December 15, 1996 The Star
by: Jo Ann Mathews
Area Crypts in Disrepair- Family Searches for Help
Layers of soot and dirt cake the neo-classical style, 88 year-old, grey stone building.
Set about two football fields east of Route 1, at the south end of Beecher, the dreary structure doesn’t attract much, if any attention from the passing motorists.
In fact, a person drives down the narrow gravel road that leads to it, the two nearby homes or the adjacent St. Luck’s cemetery for a purpose. Otherwise, it’s easy to zip right by.
Probably when it was built in 1913, the building received praise for its grandeur. Today it’s known as the Beecher Mausoleum, a building in disgraceful condition.
But, Sandra Lee Thielman, 40, wants to change all that.
“I promised my grandmother (93 year old) Paula Thielman) she’d be buried there, “Thielman says. “I promised on Thanksgiving Day.”
Thielman explains that the family owns five empty crypts as part of a 10-unit vault in the 210-crypt mausoleum. Five family members already lie there, including her mother and her great-grandfather Henry Thielman, who was instrumental in getting the mausoleum built.
Thielman herself wishes to be buried there, next to her mother.
A resident of Wonder Lake, a small town six miles from the Wisconsin border, Thielman left Beecher 28 years ago and returned for the first time this past October. She was astonished at the condition of the mausoleum.
“I literally was physically ill from what I saw.” Thielman says. “I couldn’t sleep for days and days after that.”
She returned with a crew of seven, including her 19-year-old daughter Christina Lee, to remove the piles of debris that had collected there. She cut away the brush that overran the outside.
She paid a skilled carpenter to repair the windows and roof as best he could. Her project cost her $250.
“I don’t know what has gone on there.” Thielman says. “It looked like fires were set in there. The repairs are just Band-Aids.”
The two black metal doors, each donned by a long, thin, brown tone cross are no competition for a curios visitor. They no longer lock nor shut completely closed. The dirt stained white marble walls and floor, as well as the glass block windows, some of which are broken, brighten the interior, which makes a visitor forget that the building has no electricity.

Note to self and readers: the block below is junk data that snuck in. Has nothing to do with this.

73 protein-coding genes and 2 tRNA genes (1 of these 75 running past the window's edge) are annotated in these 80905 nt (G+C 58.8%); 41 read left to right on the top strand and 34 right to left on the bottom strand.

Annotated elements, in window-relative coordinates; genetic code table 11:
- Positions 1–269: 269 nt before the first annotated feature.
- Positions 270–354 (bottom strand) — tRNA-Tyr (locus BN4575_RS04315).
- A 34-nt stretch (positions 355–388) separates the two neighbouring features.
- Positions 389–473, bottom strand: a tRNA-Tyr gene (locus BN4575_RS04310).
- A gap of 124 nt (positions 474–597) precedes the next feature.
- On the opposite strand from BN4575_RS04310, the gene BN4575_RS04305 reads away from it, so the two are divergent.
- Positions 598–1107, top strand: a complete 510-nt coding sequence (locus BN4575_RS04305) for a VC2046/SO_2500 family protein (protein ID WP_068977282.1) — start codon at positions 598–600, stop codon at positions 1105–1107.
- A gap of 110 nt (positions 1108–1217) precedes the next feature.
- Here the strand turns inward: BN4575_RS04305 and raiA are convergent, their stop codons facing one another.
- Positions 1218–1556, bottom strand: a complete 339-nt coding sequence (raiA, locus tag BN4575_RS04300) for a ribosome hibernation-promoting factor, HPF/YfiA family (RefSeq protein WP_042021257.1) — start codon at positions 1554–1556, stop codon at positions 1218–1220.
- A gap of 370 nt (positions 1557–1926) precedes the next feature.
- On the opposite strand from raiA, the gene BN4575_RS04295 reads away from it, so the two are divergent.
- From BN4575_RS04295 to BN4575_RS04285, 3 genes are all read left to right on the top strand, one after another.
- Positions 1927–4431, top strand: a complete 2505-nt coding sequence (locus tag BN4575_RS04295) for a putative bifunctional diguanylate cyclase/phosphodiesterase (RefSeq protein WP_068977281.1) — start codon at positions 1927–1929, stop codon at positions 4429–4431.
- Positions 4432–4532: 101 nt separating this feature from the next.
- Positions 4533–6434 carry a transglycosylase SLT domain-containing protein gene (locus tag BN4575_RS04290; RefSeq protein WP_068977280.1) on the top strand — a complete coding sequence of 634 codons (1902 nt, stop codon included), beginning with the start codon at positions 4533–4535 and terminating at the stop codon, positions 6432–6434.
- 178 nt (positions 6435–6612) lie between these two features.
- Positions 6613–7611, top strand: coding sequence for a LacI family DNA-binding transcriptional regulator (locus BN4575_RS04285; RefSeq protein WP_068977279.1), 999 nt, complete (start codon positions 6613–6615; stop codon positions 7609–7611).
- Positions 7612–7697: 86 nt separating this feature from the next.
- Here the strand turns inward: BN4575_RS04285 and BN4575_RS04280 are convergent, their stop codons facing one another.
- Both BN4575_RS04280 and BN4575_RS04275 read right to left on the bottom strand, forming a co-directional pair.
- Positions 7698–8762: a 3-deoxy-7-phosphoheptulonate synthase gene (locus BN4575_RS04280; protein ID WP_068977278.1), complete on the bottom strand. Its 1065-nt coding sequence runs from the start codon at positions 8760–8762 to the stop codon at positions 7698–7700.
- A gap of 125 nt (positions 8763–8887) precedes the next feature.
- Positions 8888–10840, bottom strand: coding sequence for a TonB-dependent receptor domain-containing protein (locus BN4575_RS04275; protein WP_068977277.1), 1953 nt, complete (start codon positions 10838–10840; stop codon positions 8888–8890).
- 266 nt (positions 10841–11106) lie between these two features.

It’s possible to ignore the pile of marble pieces occupying one corner or the ceiling where peeling paint looks like rows and rows of attached white disks.
“Morally I feel it’s my responsibility to take care of my family heritage,” Thielman says. “I want to save this building and manage it for the rest of my life.”
Thielman’s goal centers on contacting all the descendants of those buried in the mausoleum and soliciting donations to restore it. Although a mausoleum bank account exists, it contains only a few hundred dollars.
References in the past records indicate that crypt owners were responsible for maintenance, but no endowed perpetual care fund exists.
“It’s built like a castle,” Thielman says. “It’s constructed to stand for 1,000 years. I am going to find all these people. I will get them to understand that the building will be condemned, and we will be asked to get our family members out of there, so we either do something now or do it later.”
Thielman estimates the refurbishing cost will be from $25,000-$50,000. “There’s no one person holding a checkbook,” she says. “I will find people and make them aware of the conditions there.”
William Saller of Beecher, who has several relatives buried in the mausoleum, including his mother, Dorothy, who died in 1992, supports Thielman in her efforts to restore the building.
“I think it’s very important that something be done,” he says. “It doesn’t need a lot of maintenance. It’s just been let go. The basic structure is very good. Nobody was ever there to take care of it. Nobody’s in charge. It needs somebody to take care of it and keep it up.”
Robert Williamson of Beecher witnessed the degeneration of the mausoleum when he was sexton at St. Luke’s Cemetery.
“The concept was good, but there’s not much interest in it,” Williamson says. “Everybody knows it’s going to cost money, the heirs aren’t here.”
Jean Ohlendorf of Beecher also has several relatives buried there. “It was a lovely spot at one time,” she says. “There was a problem with vandalism. For a while it was a hang-out for young people with no connection to those buried there.”
A “No Trespassing” sign is nailed to a maple tree in front of the mausoleum. “Private Property, Keep Out” signs are attached to three side walls.
Ohlendorf repeats what others say about the firm construction of the mausoleum.
“The building is not going to fall down,” she says. “The problem is the leaky roof and the broken windows. It can be (fixed), but I don’t know if (Thielman) will find all the people whose relatives are there.”
“I am going to track down the descendants of every single person in that building,” Thielman says.
“I am not willing to allow this building to be condemned. We’re going to put this building back in place and bury my grandma there.”
The First Community Bank and Trust in Beecher has agreed to record donations for the mausoleum and keep track of the account.
“I would say it’s sad, and it would be nice to have something done (about the mausoleum),” Barbara Hodgett, the cashier at the bank says. “I don’t know what the answer is.”
Thielman encourages those interested in learning more about the restoration of the mausoleum to call her at 1-(815) 728-8318. Donations can be sent to Hodgett at the bank in Beecher.
“I’ll do as much as I can to raise the funds,” Thielman says. “My family deserves better.”